After: Chester was awarded twelve patents after working at Energy Corporation for (47) years.
6. You money and/or your life. Don’t ever use “and/or” again. Period.
Strong Verbs Tell Your Story; Try Not to Strenuously Object
Strong verbs spice up bland legal cooking. They add drama to a random grouping of other words, producing an event, a happening or an exciting moment. Rather than using weak verbs, try searching for power-packed ones. Strong verbs persuade.
Another way to perk up a dull sentence is to change Abe@ verbs into action verbs:
Before: Jean was the coordinator of the event.
After: Jean coordinated the event.
Not only is the second example stronger, but it also cuts the sentence from seven words to four.
Always avoid passive voice and nominalizations. Active voice sentences use a subject-verb-object construction. The subject is the actor. Because it is in the beginning of the sentence, we focus on the actor and what the actor is doing to the receiver or object.
- Lori filed a motion.
- Sam’s attorney missed the statute of limitations
Passive voice flip-flops this construction so that the receiver of the action comes first, and the verb to be precedes a past participle.
- A motion was filed by Lori.
- The statute of limitations was missed by Sam’s attorney.
Active voice is bolder and more direct than passive. In addition, passive construction waters down the verb, adds unnecessary language, and decreases readability.
Passive voice does have its place. For example, you may want to focus on the receiver of the action or shroud the actor. Politicians often use passive voice to deflect attention from their shortcomings. “Mistakes were made.” This construction leaves out the actor altogether.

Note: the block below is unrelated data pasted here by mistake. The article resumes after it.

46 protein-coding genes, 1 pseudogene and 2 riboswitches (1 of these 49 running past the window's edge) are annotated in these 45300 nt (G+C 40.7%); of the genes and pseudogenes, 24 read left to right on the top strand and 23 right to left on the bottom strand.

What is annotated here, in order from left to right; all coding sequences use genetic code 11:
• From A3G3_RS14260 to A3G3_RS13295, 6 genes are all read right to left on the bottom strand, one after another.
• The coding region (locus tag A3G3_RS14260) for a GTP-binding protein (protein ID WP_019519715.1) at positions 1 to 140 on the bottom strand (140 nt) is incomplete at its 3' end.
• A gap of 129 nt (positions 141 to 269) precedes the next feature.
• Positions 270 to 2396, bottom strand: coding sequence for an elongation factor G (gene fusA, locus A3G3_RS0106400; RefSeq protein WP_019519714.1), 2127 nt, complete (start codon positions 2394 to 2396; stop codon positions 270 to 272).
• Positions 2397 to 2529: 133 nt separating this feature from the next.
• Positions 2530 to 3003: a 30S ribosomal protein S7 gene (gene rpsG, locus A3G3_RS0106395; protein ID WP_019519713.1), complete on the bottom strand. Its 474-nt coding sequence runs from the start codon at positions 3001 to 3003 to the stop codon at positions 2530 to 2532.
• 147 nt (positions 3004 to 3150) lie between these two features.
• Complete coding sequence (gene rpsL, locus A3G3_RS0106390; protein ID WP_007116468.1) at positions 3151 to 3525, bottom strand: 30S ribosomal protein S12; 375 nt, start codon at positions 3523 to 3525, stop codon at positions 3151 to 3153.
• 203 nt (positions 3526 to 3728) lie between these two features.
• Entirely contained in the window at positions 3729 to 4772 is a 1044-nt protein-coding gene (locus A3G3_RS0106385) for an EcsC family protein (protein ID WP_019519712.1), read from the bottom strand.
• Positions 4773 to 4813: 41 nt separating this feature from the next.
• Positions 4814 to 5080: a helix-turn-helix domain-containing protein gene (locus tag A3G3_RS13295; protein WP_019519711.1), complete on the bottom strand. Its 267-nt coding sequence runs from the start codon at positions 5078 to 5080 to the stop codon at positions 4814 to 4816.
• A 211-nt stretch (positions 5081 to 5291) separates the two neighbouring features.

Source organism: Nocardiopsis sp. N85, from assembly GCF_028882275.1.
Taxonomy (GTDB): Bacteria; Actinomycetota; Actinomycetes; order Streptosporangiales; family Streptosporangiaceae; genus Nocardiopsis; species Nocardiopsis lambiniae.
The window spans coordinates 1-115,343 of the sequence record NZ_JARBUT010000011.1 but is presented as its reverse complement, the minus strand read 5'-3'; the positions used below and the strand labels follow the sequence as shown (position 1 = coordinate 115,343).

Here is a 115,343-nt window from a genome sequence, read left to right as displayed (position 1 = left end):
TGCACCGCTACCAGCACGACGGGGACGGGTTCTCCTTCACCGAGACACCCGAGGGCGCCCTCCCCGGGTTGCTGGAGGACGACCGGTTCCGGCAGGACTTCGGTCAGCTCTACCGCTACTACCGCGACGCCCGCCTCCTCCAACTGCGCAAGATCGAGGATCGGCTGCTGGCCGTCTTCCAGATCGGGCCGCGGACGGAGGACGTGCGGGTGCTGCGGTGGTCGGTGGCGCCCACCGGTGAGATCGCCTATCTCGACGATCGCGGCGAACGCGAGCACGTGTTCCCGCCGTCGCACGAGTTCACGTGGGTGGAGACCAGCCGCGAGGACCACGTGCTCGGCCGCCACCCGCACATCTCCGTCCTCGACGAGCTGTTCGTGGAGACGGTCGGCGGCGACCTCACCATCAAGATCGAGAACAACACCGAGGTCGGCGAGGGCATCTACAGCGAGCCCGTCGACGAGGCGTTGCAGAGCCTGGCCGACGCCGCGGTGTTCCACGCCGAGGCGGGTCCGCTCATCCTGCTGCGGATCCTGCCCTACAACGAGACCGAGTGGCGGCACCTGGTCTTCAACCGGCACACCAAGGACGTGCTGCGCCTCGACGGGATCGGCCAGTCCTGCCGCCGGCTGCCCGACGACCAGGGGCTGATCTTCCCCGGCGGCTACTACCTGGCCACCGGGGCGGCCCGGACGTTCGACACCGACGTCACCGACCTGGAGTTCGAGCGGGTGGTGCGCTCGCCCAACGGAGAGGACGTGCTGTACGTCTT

Finally, in addition to avoiding passive voice, you should also avoid nominalizations. Legal writers love to take robust verbs and convert them into anemic nouns:
The husband’s intention was to sue for custody. [Better: The husband intended to sue for custody].
An attempt at deceiving the wife was made by her husband. [Better: The husband attempted to deceive his wife].
Eliminating the nominalization leads to pithy, dynamic statements.
Impress the judge with your logic rather than your multi-syllabic vocabulary. Remember, your goal is to communicate. Strive to use simple words whenever possible. Try not let yourself (or your client) sound like a cop. Use “car” or “automobile” instead of “motorized vehicle.” Or better yet, if the wife was driving an SUV or a silver Nissan Sentra, say so. Don’t ever say “proceeded in a Northerly direction.” Consider the following rhetorical diet plan:
|adjacent to||next to|
Create Visual Impact
- avoid underlining and bolding; let your writing create emphasis;
- refrain from using all capital letters in headings, or for that matter, anything you want people to read;
- add charts and diagrams when appropriate; and
- limit the number and length of footnotes.
One last comment on fonts: Use Courier whenever possible. While Times and fonts from that family are widely used in books and newspapers for their readability, there is nothing more “in your face” than Courier. If you’re reading thousands of words late at night, nothing beats Courier.
Generally, a font with serifs is more readable than a font sans serif. And never use more than one serif font and one sans serif font in one writing. I recommend a bold or black sans serif font for headings and Courier for the body text.